The U.S. State Department says it is both "dismayed" and "deeply concerned" by Gambian President Yahya Jammeh's signing of a brutal new antigay law in his country.
With language suspiciously similar to a law that was in force in Uganda until it was overturned by a constitutional court in August on a technicality, Gambia's new law calls for life sentences for acts of "aggravated homosexuality."
KAMPALA (Reuters) - Drafters of a revised anti-gay law want parliament to pass it in time to be a "Christmas gift" for Ugandans, a lawmaker said on Friday, after a controversial earlier version was quashed because of legal technicalities.
Legislation passed by parliament almost a year ago, which would have punished gay sex with long prison terms, provoked a storm of international protest and led some donor countries to withhold aid. A constitutional court overturned the law in August.
Despite the immense progress made in the battle to destigmatize HIV and end HIV criminalization laws, the mainstream media is failing to catch up and join the fight. In some cases, the media's coverage of HIV criminalization becomes the source of stigma.
A new case under an outdated HIV criminalization law in Illinois demonstrates the media's inability to handle sensitive information. But it also complicates the public health sector's efforts to destigmatize HIV among vulnerable communities.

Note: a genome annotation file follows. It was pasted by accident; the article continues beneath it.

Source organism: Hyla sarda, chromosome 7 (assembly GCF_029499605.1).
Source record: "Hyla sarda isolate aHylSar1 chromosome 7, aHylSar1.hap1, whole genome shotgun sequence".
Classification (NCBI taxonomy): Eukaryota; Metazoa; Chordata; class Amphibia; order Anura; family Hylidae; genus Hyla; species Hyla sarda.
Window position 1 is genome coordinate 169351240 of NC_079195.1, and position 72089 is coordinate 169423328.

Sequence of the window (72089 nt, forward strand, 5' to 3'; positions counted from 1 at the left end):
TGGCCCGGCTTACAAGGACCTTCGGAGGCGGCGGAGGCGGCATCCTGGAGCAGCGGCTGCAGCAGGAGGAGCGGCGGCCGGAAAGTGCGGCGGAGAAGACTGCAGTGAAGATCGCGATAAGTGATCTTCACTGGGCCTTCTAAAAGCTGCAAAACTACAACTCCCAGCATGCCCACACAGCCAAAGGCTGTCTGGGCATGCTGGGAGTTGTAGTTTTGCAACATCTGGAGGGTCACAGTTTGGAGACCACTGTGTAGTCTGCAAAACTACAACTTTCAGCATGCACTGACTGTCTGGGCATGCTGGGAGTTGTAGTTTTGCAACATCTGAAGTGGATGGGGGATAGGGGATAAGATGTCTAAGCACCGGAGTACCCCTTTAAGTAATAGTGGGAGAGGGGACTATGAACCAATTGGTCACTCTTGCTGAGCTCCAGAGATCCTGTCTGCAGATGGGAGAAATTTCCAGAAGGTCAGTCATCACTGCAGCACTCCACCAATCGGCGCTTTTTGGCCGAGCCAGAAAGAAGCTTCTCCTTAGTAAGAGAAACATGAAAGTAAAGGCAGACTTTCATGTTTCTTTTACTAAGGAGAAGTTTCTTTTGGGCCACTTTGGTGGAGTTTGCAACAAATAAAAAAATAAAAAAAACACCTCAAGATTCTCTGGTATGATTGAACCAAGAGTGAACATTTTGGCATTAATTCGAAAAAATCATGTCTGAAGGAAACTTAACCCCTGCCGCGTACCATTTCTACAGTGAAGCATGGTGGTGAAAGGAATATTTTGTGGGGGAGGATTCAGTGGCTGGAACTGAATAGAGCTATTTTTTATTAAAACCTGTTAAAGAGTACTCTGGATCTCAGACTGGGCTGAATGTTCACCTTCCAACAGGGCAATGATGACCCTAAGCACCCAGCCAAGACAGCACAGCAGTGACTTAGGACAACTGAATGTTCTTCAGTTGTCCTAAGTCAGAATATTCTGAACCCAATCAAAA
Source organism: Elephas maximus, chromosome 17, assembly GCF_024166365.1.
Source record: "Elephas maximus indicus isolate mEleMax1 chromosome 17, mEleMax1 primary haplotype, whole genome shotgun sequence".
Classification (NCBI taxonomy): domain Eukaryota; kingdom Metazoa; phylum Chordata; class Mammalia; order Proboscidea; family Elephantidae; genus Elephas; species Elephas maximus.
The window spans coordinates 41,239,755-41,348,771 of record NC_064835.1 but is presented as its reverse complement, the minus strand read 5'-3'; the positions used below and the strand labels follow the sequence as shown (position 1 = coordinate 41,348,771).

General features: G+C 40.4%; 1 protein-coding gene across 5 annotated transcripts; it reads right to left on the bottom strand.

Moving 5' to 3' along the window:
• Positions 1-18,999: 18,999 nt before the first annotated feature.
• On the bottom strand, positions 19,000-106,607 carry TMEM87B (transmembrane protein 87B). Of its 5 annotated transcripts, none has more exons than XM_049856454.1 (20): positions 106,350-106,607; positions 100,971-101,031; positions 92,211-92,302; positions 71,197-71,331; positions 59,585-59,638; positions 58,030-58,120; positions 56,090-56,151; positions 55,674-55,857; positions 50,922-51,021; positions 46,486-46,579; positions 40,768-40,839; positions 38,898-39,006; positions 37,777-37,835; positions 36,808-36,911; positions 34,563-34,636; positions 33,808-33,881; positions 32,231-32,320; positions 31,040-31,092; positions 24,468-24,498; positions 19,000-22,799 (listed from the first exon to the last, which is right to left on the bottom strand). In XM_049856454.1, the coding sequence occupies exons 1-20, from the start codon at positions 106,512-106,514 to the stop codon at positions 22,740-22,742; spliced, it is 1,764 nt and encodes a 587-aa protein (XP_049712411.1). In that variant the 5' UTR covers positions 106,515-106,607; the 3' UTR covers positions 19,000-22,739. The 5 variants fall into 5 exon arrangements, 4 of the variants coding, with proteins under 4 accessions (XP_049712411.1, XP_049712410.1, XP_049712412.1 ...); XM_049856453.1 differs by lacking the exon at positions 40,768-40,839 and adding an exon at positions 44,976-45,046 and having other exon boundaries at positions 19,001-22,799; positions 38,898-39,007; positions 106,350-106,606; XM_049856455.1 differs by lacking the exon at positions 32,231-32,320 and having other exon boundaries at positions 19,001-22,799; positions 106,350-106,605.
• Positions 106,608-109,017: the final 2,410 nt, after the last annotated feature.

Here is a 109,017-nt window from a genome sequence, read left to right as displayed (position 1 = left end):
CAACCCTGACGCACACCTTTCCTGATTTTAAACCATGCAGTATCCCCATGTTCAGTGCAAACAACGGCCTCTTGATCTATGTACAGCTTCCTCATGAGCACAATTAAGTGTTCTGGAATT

Women's voices have rarely been heard on this important issue. What happens if a woman does not disclose her HIV-positive status to a sexual partner? How does criminalization impact HIV-positive women in Canada, who are trying to live their lives in the shadow of stigma and fear? Does the law actually protect women's health? How do women feel about their experience with the criminal law with respect to HIV non-disclosure?
Positive Women: Exposing Injustice takes the audience into the hearts and minds of four positive women bravely speaking out on this important issue.
(Sanaa) – People with HIV and AIDS are routinely denied care within Yemen's health care system, Human Rights Watch said in an October 2014 letter to the Yemeni minister of health released today. Yemeni authorities should end discrimination by health workers against people with HIV and ensure patients' equal access to healthcare services, as mandated by a 2009 law.
"Kicking sick people out of the hospital because they have HIV is not just discriminatory, it's cruel," said Nadim Houry, deputy Middle East and North Africa director. "The Health Ministry should enforce Yemen's law barring discrimination against people who are HIV-positive."